Manske v. UPS Cartage Services Inc.
Chief Judge John A. Woodcock of the United States District Court of Maine in Bangor recently ruled in favor of whistleblower plaintiff Dennis Manske, by upholding Magistrate Judge John Rich’s decision to allow Mr. Manske and his counsel to delay production of certain audio recordings, made by him of conversations he had with his supervisors, until after Mr. Manske’s attorneys has an opportunity to question those supervisors about their conduct in deposition.
Mr. Manske, who is represented by Maine Employee Rights Group (“MERG”) filed suit in U.S. District Court against his former employer UPS Cartage Services, Inc. on July 30, 2010. In his complaint, Mr. Manske alleges that his managers extended his probationary period and forestalled his union rights in July 2008 and then terminated his employment in August 2008 after Mr. Manske repeatedly wrote up mechanical and safety issues with the trucks he was being asked to drive. Mr. Manske alleges that the extension of his probation and termination if his employment were in retaliation for his reports about the mechanical and safety issues with his trucks and that this retaliation violates the federal Surface Transportation Assistant Act (“STAA”) and well as the Maine Whistleblowers’ Protection Act (“MWPA”) and the Maine Human Rights Act (“MHRA”).
The STAA protects employees who report violations, refuse to commit violations, or participating in proceedings relating to possible violations of the federal regulations relating to trucking from retaliation by their employers and provide employees who have been retaliated against with a number of remedies including back pay, reinstatement, compensatory damages, and punitive damages.
The MWPA and MHRA prohibit employers from retaliating against employees who, among other things, report what the employee reasonably believes to be a violation of law or condition that endangers the health or safety of the employee or another. Like the STAA, the MWPA and MHRA permit aggrieved employees to recover back pay, reinstatement, compensatory damages, and punitive damages.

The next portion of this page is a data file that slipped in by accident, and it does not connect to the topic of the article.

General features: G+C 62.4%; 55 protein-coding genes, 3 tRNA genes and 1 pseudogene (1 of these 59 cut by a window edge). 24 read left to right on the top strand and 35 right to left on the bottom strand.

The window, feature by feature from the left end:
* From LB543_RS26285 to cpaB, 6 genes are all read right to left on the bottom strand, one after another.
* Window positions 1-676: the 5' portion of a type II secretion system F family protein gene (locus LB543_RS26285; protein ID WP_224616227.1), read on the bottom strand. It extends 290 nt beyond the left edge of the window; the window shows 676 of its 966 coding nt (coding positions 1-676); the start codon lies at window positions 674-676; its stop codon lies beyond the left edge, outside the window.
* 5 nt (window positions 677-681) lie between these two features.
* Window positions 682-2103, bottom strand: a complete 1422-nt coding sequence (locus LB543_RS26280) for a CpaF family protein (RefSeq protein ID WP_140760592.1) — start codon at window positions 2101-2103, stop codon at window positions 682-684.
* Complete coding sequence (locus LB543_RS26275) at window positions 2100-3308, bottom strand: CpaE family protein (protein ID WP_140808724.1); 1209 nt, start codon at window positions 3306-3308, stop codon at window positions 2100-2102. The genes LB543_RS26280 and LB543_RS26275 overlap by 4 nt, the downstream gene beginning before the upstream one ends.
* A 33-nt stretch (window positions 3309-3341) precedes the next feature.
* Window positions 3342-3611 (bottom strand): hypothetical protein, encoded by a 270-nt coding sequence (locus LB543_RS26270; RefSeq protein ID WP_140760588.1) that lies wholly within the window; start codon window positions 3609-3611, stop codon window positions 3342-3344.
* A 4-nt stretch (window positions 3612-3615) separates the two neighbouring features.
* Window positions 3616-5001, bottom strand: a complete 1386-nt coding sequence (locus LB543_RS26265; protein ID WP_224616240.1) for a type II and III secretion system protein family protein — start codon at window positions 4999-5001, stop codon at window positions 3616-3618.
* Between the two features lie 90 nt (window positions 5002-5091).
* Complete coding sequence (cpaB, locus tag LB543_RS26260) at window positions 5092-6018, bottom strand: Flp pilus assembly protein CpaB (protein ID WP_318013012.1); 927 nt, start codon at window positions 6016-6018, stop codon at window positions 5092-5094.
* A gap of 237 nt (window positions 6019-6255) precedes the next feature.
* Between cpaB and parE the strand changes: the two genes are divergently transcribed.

During the course of litigation, the existence of the recordings was brought to the attention of the defendant. While Mr. Manske, through his attorneys, argued he had a right to withhold those recordings until after his attorneys could depose the supervisors recorded, UPS Cartage argued Mr. Manske had no such right and argued he must hand over the recordings immediately. Judge Rich determined it was within the court’s discretion, and within the Federal Rules of Evidence, to grant Mr. Manske’s counsel the opportunity to hold back those recordings until after his attorneys could question the defendant’s supervisors, about their reasons for the extension of Mr. Manske’s probation, and Judge Woodcock readily agreed in a June 8, 2011 opinion.
The Decision preserves the impeachment value of this type of evidence. As set out by Judge Woodcock in the Decision, “[i]n employment cases, where shifting explanations for adverse employment action may evince retaliatory motive, preventing management witnesses from tailoring their testimony to prior comments is of particular importance to a plaintiff’s case.” Manske v. UPS Cartage Services, Inc. — F.Supp.2d —, 2011 WL 2259243 (D.Me. 2011).